plague of the State Peace and Development Council (SPDC), the
despotic military junta that rules in Burma, is no longer simply an
issue of human rights abuse and economic mismanagement inside
Burma's borders. The SPDC's arbitrary and secretive decisions are
causing vast human suffering across Asia, including
rampant drug production and smuggling, displacement of
millions of political and economic refugees, and now the
spread of deadly diseases such as HIV/AIDS across Burma's
Refugees, Drugs, and Disease. There are more than 500,000 documented Burmese political and economic refugees in India, China, and Thailand. The number of undocumented Burmese refugees living in Thailand is estimated to be in the millions.
Burma is the world's second largest producer of opium and heroin and a major supplier of amphetamine-type stimulants (ATS), the world's newest illicit drug. The drugs are smuggled out of Burma through Thailand, India, and China, and substantial evidence indicates that the SPDC is involved in drug production and smuggling.
The HIV/AIDS pandemic in Burma is spreading into neighboring countries, especially along drug trafficking routes. Despite the alarming situation, the SPDC has refused to cooperate with efforts by the United Nations Development Program (UNDP) to control the pandemic, finally provoking the UNDP to close its Burmese program in 2005. The junta's willful neglect of disease control portends a black future for efforts to control avian flu and other transnational diseases.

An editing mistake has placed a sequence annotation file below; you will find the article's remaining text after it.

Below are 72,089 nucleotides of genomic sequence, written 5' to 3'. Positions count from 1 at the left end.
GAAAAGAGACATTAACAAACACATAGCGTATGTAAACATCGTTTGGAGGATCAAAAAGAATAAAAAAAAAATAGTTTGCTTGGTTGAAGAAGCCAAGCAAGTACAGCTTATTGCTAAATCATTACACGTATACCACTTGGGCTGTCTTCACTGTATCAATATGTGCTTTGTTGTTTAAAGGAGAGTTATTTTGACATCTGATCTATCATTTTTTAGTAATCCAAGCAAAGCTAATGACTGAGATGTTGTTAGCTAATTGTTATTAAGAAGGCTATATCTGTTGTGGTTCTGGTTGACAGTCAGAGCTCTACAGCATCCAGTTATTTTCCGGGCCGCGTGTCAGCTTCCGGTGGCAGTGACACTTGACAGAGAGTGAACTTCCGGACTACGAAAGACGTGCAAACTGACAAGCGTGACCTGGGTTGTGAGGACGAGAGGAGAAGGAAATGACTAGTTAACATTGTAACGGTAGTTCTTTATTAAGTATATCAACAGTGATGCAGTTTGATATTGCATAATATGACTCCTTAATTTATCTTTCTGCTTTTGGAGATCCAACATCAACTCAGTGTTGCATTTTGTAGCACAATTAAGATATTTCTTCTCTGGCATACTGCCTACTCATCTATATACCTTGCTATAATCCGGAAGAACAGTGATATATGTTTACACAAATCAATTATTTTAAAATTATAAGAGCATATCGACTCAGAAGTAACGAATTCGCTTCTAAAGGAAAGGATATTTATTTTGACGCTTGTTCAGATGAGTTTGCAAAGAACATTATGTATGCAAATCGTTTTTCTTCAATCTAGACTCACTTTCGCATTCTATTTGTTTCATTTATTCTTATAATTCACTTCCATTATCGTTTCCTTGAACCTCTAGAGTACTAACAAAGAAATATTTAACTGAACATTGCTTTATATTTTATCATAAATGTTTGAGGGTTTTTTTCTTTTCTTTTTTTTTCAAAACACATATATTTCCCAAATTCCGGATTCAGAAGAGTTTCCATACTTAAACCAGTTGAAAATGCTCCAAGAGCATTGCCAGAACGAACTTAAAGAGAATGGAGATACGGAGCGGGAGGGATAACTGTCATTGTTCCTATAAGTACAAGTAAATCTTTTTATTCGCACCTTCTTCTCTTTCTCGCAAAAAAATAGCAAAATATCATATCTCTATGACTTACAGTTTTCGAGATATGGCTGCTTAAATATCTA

Sanctions Versus Engagement. The SPDC is remarkably adept at evading the international community's uncoordinated economic sanctions and efforts to freeze its assets. Without the cooperation of front-line states including Thailand, China, and India, unilateral U.S. sanctions will neither prevent international commerce nor ameliorate the regime's harshness. For example, congressional sanctions on financial services and attempts to freeze targeted assets in 2003 netted very little of the SPDC's money and disrupted its financial transactions only briefly, until the junta switched monetizing contracts from dollars to euros.
The junta is as indifferent to political engagement as it is to sanctions. In 2002, it purportedly agreed to the engagement strategies of Burma's Association of Southeast Asian Nations (ASEAN) partners and announced a "new day" of national unity by offering a series of steps toward the restoration of democracy that included releasing Aung San Suu Kyi from house arrest, releasing other political prisoners, and promising universal participation in the political process.
Many observers greeted the announcement as a success for the softer engagement strategy practiced by ASEAN, India, and China over the punitive sanctions policy used by the United States and the European Union.
However, a year later, unable to endure even the pretense of reform, the SPDC rearrested Aung San Suu Kyi, closed the offices of the National League for Democracy (her political party), and arrested many other party officials. The military also arrested Prime Minister Khin Nyunt, the author of the proposed road map to democracy, and replaced him with the harder-line General Soe Win.